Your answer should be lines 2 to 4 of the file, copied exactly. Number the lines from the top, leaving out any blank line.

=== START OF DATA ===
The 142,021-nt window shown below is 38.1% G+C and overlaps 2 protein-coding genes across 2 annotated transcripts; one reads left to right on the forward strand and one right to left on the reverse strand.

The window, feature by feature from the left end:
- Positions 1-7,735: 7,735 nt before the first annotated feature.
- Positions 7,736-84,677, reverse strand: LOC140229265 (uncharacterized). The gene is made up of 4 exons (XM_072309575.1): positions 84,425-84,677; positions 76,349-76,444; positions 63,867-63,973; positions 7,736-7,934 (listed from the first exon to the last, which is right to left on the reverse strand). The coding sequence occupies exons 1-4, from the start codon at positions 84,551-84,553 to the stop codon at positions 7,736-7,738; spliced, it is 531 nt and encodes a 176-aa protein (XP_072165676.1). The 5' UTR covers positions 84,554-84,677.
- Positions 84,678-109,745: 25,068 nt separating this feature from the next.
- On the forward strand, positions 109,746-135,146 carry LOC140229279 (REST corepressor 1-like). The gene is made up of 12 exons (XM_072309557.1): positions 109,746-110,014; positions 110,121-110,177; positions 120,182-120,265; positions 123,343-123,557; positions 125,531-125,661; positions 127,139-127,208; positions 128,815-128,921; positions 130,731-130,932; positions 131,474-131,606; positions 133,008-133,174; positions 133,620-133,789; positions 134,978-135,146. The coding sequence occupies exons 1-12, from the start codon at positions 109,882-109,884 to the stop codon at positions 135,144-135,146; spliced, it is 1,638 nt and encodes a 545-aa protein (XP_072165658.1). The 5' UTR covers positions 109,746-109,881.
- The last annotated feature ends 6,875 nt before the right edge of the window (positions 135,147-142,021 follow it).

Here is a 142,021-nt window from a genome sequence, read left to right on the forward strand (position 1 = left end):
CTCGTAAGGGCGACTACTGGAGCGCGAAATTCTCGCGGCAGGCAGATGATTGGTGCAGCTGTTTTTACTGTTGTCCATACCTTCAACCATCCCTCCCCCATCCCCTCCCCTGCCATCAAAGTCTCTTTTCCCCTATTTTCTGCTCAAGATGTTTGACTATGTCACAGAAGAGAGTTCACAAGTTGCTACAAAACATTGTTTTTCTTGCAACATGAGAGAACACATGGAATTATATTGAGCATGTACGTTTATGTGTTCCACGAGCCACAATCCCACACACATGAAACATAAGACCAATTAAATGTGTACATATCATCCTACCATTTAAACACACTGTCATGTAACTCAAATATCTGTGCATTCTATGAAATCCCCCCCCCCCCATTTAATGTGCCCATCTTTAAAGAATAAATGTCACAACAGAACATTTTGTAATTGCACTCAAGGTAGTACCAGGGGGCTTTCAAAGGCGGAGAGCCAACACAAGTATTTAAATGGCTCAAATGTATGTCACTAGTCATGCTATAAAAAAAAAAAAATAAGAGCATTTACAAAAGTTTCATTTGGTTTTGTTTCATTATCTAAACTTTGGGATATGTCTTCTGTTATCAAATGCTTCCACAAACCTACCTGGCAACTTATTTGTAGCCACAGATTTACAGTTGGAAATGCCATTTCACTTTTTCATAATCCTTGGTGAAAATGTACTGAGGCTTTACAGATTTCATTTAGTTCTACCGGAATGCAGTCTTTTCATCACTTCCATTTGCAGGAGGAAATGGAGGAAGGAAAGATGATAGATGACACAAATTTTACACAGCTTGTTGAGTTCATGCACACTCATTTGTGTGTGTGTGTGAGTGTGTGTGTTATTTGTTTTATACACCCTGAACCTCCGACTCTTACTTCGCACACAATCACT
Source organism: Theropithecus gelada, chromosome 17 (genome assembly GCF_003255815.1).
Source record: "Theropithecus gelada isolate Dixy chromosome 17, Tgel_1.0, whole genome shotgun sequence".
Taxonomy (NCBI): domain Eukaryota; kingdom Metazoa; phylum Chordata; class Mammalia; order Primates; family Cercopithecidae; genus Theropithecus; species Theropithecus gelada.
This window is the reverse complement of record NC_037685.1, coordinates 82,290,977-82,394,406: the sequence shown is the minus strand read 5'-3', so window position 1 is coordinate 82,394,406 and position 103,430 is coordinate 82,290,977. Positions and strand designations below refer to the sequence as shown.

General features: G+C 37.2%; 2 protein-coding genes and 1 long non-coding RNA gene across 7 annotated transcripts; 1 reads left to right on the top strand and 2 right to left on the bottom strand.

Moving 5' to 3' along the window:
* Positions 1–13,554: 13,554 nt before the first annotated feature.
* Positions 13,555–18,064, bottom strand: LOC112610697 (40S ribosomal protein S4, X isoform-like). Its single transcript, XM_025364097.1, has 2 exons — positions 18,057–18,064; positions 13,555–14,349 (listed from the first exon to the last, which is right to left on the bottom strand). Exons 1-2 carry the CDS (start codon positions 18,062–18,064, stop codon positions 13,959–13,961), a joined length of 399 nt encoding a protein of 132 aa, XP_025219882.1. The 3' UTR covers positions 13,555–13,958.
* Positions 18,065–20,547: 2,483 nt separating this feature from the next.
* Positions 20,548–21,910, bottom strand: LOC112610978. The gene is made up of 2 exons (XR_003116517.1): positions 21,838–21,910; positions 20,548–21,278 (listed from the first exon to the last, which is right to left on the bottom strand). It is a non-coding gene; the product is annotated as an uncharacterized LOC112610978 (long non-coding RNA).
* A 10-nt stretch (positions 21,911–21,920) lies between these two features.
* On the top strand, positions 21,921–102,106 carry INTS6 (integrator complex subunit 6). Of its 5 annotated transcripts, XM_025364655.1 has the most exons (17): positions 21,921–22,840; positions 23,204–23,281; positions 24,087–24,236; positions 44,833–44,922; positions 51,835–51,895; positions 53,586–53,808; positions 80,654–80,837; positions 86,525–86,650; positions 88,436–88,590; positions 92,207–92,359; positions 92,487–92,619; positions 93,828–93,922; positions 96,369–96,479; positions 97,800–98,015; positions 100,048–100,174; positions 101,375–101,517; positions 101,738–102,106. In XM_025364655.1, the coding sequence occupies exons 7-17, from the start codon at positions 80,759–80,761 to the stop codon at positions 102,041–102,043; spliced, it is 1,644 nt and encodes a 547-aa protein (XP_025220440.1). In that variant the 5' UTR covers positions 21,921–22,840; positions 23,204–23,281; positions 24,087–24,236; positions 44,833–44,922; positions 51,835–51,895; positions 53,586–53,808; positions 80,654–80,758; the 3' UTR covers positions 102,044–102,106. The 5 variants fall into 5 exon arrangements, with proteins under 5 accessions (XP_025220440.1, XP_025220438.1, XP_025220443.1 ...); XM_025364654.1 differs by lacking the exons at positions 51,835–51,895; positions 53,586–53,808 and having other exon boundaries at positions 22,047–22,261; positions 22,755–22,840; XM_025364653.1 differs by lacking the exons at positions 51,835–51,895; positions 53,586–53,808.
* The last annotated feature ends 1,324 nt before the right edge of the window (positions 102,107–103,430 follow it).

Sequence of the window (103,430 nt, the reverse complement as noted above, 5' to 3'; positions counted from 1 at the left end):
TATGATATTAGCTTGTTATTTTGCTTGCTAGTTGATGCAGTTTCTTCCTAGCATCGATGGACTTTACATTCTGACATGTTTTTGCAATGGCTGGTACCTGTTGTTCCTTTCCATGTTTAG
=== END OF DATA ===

The window, feature by feature from the left end:
- Positions 1-7,735: 7,735 nt before the first annotated feature.
- Positions 7,736-84,677, reverse strand: LOC140229265 (uncharacterized). The gene is made up of 4 exons (XM_072309575.1): positions 84,425-84,677; positions 76,349-76,444; positions 63,867-63,973; positions 7,736-7,934 (listed from the first exon to the last, which is right to left on the reverse strand). The coding sequence occupies exons 1-4, from the start codon at positions 84,551-84,553 to the stop codon at positions 7,736-7,738; spliced, it is 531 nt and encodes a 176-aa protein (XP_072165676.1). The 5' UTR covers positions 84,554-84,677.